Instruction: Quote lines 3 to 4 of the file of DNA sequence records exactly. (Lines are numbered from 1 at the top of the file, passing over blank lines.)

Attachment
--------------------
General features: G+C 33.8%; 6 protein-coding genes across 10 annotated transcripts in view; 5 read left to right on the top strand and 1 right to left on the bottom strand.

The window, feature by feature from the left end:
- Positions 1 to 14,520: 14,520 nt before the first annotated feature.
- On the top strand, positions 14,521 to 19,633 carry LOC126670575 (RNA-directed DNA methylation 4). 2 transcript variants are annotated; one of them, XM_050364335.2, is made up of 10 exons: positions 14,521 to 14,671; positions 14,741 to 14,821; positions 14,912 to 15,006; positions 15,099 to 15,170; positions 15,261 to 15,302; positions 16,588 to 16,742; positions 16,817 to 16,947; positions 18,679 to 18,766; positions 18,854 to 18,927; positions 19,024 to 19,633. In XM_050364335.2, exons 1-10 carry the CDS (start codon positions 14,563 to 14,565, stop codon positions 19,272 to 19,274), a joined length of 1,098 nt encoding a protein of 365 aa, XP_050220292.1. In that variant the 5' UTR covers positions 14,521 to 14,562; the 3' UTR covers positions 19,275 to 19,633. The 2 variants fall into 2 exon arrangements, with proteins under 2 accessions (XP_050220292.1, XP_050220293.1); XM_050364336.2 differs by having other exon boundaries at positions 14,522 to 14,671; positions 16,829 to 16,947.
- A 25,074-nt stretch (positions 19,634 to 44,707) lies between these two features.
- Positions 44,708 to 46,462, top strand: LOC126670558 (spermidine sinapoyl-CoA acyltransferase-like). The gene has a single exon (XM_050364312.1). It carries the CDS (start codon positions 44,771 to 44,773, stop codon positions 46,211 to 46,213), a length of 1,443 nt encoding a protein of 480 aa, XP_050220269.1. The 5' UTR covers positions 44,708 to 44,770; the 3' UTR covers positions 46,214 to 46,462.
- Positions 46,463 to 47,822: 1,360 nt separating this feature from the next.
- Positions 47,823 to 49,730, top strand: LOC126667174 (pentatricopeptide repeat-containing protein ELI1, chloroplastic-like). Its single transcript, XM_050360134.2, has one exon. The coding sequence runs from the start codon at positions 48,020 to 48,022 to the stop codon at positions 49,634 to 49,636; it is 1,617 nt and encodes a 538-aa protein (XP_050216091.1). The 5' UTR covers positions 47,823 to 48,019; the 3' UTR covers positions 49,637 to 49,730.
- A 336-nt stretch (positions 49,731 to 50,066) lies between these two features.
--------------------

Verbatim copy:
- Positions 1 to 14,520: 14,520 nt before the first annotated feature.
- On the top strand, positions 14,521 to 19,633 carry LOC126670575 (RNA-directed DNA methylation 4). 2 transcript variants are annotated; one of them, XM_050364335.2, is made up of 10 exons: positions 14,521 to 14,671; positions 14,741 to 14,821; positions 14,912 to 15,006; positions 15,099 to 15,170; positions 15,261 to 15,302; positions 16,588 to 16,742; positions 16,817 to 16,947; positions 18,679 to 18,766; positions 18,854 to 18,927; positions 19,024 to 19,633. In XM_050364335.2, exons 1-10 carry the CDS (start codon positions 14,563 to 14,565, stop codon positions 19,272 to 19,274), a joined length of 1,098 nt encoding a protein of 365 aa, XP_050220292.1. In that variant the 5' UTR covers positions 14,521 to 14,562; the 3' UTR covers positions 19,275 to 19,633. The 2 variants fall into 2 exon arrangements, with proteins under 2 accessions (XP_050220292.1, XP_050220293.1); XM_050364336.2 differs by having other exon boundaries at positions 14,522 to 14,671; positions 16,829 to 16,947.